4 dibrom-cyclo-hexane with quinoline.
Blanc (Comptes rendus, 1903, 136, p. 1460), prepared hydrocarbons of the cyclo-pentane series from cyclo- hexane compounds by the exhaustive methylation process of A.
Stobbe, Ann., 1901, 314, p. III; 315, p. 219 seq.; 1903, 326, p. 347 Cyclo-hexane Group. Hydrocarbons.
- Cyclo-hexane, or hexahydro benzene, C 6 H 121 is obtained by the action of sodium on a boiling alcoholic solution of I.
Hexahydrocymene (methyl-i-isopropyl-4-cyclo-hexane), C10H20, is important since it is the parent substance of many terpenes (q.v.).
Baeyer by removing the elements of hydriodic acid from iodocyclo-hexane on boiling it with quinoline.
Inosite (cyclo-hexane-hexol), C 6 H 6 (OH) 6.
Cyclo-hexane-dione-i 3 (dihydroresorcin), C 6 H 8 O 2, was obtained by G.
Triquinoyl (hexaketo-cyclo-hexane) C 6 0 6.8H 2 O, is formed on oxidizing rhodizonic acid or hexa-oxybenzene.
Hexahydroisophthalic acids (cyclo-hexane-i.
Hexahydroterephthalic acids (cyclo-hexane-I.
The Hydrobromide A' acid results on boiling the A 2 acid on reduction with alkalis, or on eliminating hydroHEXAHYDRO bromic acid from i-brom-cyclo-hexane carboxylic acid-I.
The A 3 acid is Sodium obtained by eliminating the elements of amalgam water from 4-oxy-cyclo-hexane-i-carb- p1.4 Dihydro oxylic acid (W.
POLYMETHYLENES, in chemistry, cyclic compounds, the simplest members of which are saturated hydrocarbons of general formula C 7, H 2nj where n may be r to 9, and known as tri-, tetra-, penta-, hexa-, and hepta-methylene, &c., or cyclo- propane, -butane, -pentane, -hexane, -heptane, &c.: - CH 21 CH 2 CH 2 CH2.CH2 CH2 CH2 CH2?C1H,, I I H ?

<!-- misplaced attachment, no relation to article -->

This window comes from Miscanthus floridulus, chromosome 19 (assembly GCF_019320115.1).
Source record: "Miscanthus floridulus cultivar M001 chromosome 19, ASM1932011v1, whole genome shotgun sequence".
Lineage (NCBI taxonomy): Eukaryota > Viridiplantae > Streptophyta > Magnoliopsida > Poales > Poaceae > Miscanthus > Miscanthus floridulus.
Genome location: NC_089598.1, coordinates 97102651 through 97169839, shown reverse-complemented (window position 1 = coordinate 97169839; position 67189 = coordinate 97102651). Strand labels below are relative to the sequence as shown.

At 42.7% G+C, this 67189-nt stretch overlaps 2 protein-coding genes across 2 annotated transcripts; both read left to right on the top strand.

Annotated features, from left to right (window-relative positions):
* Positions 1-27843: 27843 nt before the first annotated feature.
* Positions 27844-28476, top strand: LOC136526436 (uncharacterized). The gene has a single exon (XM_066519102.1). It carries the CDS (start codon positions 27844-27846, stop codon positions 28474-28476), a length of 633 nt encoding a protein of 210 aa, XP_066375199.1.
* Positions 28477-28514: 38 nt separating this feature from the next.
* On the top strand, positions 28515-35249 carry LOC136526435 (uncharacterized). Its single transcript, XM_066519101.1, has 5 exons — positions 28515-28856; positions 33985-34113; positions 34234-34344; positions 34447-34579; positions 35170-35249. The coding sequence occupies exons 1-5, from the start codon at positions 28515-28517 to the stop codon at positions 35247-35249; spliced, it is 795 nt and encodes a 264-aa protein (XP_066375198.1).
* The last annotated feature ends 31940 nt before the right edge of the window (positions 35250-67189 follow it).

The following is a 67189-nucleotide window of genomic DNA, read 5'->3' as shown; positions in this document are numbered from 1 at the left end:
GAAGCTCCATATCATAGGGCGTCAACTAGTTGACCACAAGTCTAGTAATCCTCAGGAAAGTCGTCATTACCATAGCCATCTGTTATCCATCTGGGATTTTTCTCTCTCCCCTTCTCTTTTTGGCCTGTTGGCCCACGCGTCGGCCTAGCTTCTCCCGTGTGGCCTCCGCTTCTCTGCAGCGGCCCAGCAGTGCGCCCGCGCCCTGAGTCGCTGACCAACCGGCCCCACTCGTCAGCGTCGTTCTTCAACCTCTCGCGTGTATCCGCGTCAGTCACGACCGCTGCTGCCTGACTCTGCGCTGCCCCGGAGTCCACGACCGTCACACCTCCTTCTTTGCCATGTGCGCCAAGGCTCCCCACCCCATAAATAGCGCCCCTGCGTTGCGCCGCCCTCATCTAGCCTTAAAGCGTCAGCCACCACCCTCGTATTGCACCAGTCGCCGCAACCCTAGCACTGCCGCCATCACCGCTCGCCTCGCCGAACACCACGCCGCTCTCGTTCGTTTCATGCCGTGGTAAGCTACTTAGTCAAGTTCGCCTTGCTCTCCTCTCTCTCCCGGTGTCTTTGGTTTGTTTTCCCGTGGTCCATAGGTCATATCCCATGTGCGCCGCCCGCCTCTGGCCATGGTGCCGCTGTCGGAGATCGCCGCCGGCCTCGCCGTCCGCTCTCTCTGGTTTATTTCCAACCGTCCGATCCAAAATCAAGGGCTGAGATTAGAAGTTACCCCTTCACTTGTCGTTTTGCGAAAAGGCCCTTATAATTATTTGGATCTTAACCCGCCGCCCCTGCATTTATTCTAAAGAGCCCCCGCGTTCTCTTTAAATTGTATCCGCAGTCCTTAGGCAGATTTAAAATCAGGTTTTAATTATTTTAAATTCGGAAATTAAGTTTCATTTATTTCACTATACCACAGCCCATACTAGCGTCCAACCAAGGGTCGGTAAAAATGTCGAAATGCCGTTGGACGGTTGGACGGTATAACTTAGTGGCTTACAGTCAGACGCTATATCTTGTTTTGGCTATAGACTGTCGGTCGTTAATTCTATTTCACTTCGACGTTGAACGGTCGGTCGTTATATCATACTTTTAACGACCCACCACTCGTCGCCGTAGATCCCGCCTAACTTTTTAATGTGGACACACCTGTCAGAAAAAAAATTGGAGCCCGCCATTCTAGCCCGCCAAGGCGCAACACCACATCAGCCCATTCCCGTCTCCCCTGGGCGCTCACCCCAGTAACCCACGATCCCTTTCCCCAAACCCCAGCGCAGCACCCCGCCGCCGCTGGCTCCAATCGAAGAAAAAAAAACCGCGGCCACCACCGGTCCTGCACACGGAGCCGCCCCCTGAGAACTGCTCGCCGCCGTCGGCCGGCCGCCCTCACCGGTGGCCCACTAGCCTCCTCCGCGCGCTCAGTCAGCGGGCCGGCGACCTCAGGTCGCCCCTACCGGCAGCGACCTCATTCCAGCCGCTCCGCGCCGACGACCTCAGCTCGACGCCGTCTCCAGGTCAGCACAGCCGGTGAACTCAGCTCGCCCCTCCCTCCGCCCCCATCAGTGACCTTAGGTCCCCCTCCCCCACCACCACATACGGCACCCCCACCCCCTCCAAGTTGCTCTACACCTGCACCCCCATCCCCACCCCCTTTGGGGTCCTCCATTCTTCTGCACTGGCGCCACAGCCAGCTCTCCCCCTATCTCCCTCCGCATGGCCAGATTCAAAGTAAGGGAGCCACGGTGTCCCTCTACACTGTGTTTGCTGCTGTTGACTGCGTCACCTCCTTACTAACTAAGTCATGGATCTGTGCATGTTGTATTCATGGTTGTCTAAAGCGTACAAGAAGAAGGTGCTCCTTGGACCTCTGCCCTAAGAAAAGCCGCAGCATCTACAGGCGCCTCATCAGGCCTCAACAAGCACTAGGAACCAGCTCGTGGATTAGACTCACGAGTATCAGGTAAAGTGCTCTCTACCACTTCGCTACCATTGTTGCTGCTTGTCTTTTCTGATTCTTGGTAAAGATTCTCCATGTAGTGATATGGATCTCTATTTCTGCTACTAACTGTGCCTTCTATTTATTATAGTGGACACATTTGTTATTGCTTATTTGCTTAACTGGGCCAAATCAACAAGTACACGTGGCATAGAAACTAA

Similarly, pentane, C 5 H 12, and hexane, C6H14, may exist in three and five theoretically isomeric forms respectively; confirmation of this theory is supplied by the fact that all these compounds have been obtained, but no more.
The third most valuable indication which molecular structure gives about these isomers is how to prepare them, for instance, that normal hexane, represented by CH 3 CH 2 CH 2 CH 2 CH 2 CH3, may be obtained by action of sodium on propyl iodide, CH 3 CH 2 CH 2 I, the atoms of iodine being removed from two molecules of propyl iodide, with the resulting fusion.
Hydriodic acid reduces it to hexamethylene" (cyclo-hexane or hexa-hydro-benzene); chlorine and bromine form substitution and addition products, but the action is slow unless some carrier such as iodine, molybdenum chloride or ferric chloride for chlorine, and aluminium bromide for bromine, be present.